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I wanted to use pandas like SQL for a web app (instead of holding the data in pSQL, just hold it in a pandas DataFrame since the data is just under 1GB and is not changing constantly). If I am doing a look up based on multiple filters on columns (eg. age > x, age < y, income > p, income < q) are there any ways to speed up this filtering? or is it already done below. In SQL one would declare an index on age and income to speed up such a query, I am wondering what is the pandas way of doing this if any.

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How are you currently doing this? –  Andy Hayden Feb 6 '13 at 8:44

2 Answers 2

up vote 1 down vote accepted

The "pandas way" of doing this query is:

df[(x < df.age) & (df.age < y) & (p < df.income) & (df.income < q)]

pandas indexes everything by default (including all columns), so you don't need to explicitly declare beforehand what you are going to be querying.

(I can't say whether this set up would makes sense for your dataset.)

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"Pandas indexes everything by default" - that was what I was looking for!. I am currently already doing it like you have shown, and I see times of about ~30ms for a data set with 100K rows and was wondering if that is the fastest it can be done, or if I can use SQL and get it to go faster. –  jason Feb 6 '13 at 9:05
    
@jason have you tried timing the SQL? I expect pandas is much faster (for one thing it is in memory - although this means data is not persistent, which is one benefit of using a db) –  Andy Hayden Feb 6 '13 at 9:10
    
I don't have an SQL setup handy at the moment to test, I plan to test it when I have it ready. But like you said, I would be very surprised if an in memory all-index data structure is slower than SQL. The data is readonly, so I don't need persistance anyway. –  jason Feb 6 '13 at 9:17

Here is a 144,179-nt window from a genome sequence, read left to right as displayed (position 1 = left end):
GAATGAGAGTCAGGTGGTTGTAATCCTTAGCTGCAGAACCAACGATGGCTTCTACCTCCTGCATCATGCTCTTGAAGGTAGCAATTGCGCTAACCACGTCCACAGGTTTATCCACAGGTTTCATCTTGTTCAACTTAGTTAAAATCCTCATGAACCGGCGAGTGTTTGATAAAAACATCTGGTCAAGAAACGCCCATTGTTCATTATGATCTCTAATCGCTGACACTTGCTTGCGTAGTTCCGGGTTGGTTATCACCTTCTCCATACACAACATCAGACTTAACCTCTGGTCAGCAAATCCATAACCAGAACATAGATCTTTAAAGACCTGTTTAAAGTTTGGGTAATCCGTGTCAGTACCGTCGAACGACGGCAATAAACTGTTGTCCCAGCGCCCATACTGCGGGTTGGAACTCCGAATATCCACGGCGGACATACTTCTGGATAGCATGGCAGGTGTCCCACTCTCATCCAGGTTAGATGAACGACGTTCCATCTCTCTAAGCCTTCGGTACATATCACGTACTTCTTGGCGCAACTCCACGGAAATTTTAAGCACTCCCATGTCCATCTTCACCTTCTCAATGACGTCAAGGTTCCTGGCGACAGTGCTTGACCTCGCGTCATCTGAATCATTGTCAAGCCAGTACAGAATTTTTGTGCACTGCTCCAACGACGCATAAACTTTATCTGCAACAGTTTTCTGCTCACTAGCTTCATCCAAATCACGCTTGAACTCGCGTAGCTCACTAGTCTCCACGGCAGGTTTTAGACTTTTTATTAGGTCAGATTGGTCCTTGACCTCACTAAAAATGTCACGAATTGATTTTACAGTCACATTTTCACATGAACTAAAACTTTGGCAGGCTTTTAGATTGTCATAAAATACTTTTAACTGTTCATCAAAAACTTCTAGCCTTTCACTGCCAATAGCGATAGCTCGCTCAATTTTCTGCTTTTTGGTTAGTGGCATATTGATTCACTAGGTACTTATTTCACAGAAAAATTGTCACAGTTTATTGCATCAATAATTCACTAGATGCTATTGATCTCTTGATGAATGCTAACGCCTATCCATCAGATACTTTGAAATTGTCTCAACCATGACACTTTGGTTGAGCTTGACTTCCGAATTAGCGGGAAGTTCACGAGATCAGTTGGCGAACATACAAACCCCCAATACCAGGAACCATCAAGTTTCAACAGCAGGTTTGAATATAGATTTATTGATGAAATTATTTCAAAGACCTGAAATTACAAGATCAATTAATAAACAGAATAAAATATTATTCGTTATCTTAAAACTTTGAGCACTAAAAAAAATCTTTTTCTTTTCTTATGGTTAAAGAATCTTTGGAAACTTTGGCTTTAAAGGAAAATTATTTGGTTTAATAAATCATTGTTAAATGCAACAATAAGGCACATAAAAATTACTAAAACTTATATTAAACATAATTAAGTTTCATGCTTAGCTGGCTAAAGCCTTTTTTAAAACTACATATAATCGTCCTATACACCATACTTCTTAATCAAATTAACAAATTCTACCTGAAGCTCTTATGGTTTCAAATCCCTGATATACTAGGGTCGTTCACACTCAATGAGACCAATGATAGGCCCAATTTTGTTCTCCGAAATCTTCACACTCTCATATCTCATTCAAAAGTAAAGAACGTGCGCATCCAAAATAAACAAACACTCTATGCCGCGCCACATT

Pandas is really just a wrapper around numpy.ndarray.

All the searches are really done using ndarray internal.

 df[(df.age > x) & (y < df.age) & (df.income > p) & (df.income < q)]

should do the trick. But you could speed up the process by using numpy.ndarray directly or by using masked arrays: http://docs.scipy.org/doc/numpy/reference/maskedarray.html

These won't allocate new memory for your newly generated arrays. That means that you don't have the time/CPU overhead of looking and allocating new memory for your "filtered" results and that you won't have the memory overhead induced by the copy itself. (Actually, this is not completely true since the mask has to be stored somewhere, but you still don't have to copy your table values somewhere else in memory)

However, this comes at a cost: masked array are a bit longer to work with since the process has to check if each value in memory is masked. However, if this is just to "filter", this specific access overhead should be unnoticeable (it becomes quite important when one wants to do calculations with the masked array).

EDIT:

For persistent and optimized data access on disk and in memory, there is PyTables which is optimized that way. That said, Pytables as well as Numpy/Pandas were not thought to be used that way.

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suppose I am querying a 100K row data and after applying the above 4 filters it turns out that it is only 100 row result set, then that copy is negligible (no?) - besides I need to return that data out to a consumer anyway, so I wouldn't gain anything by working around copy (no?) –  jason Feb 6 '13 at 9:21
    
You are right: in your case, copying won't induce much overhead. So you can ignore that. –  user1940040 Feb 6 '13 at 9:35

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